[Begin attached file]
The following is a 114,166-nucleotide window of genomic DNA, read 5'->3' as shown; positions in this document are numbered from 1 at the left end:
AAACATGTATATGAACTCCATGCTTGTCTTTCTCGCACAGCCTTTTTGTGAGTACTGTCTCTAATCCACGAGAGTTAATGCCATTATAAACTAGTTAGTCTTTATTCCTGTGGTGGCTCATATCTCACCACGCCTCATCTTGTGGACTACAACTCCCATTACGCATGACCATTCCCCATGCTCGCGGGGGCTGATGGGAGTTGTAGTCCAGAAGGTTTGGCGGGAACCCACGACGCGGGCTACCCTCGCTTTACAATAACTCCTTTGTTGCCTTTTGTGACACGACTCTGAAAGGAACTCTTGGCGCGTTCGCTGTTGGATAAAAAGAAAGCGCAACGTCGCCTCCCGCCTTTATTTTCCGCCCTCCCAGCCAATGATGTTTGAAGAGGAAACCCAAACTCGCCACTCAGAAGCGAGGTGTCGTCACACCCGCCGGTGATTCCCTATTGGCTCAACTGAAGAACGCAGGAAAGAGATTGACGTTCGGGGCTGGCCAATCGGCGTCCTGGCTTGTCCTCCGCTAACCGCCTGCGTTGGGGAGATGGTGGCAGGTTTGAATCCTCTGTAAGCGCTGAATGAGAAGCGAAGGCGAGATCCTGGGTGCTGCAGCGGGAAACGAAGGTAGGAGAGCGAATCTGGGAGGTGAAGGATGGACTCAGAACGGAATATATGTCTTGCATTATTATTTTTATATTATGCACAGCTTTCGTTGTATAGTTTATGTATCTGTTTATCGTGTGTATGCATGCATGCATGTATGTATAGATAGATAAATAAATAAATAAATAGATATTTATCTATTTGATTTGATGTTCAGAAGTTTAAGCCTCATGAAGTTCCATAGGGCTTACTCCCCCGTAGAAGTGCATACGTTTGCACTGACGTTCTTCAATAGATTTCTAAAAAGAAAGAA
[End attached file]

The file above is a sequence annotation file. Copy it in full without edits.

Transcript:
The following is a 114,166-nucleotide window of genomic DNA, read 5'->3' as shown; positions in this document are numbered from 1 at the left end:
AAACATGTATATGAACTCCATGCTTGTCTTTCTCGCACAGCCTTTTTGTGAGTACTGTCTCTAATCCACGAGAGTTAATGCCATTATAAACTAGTTAGTCTTTATTCCTGTGGTGGCTCATATCTCACCACGCCTCATCTTGTGGACTACAACTCCCATTACGCATGACCATTCCCCATGCTCGCGGGGGCTGATGGGAGTTGTAGTCCAGAAGGTTTGGCGGGAACCCACGACGCGGGCTACCCTCGCTTTACAATAACTCCTTTGTTGCCTTTTGTGACACGACTCTGAAAGGAACTCTTGGCGCGTTCGCTGTTGGATAAAAAGAAAGCGCAACGTCGCCTCCCGCCTTTATTTTCCGCCCTCCCAGCCAATGATGTTTGAAGAGGAAACCCAAACTCGCCACTCAGAAGCGAGGTGTCGTCACACCCGCCGGTGATTCCCTATTGGCTCAACTGAAGAACGCAGGAAAGAGATTGACGTTCGGGGCTGGCCAATCGGCGTCCTGGCTTGTCCTCCGCTAACCGCCTGCGTTGGGGAGATGGTGGCAGGTTTGAATCCTCTGTAAGCGCTGAATGAGAAGCGAAGGCGAGATCCTGGGTGCTGCAGCGGGAAACGAAGGTAGGAGAGCGAATCTGGGAGGTGAAGGATGGACTCAGAACGGAATATATGTCTTGCATTATTATTTTTATATTATGCACAGCTTTCGTTGTATAGTTTATGTATCTGTTTATCGTGTGTATGCATGCATGCATGTATGTATAGATAGATAAATAAATAAATAAATAGATATTTATCTATTTGATTTGATGTTCAGAAGTTTAAGCCTCATGAAGTTCCATAGGGCTTACTCCCCCGTAGAAGTGCATACGTTTGCACTGACGTTCTTCAATAGATTTCTAAAAAGAAAGAA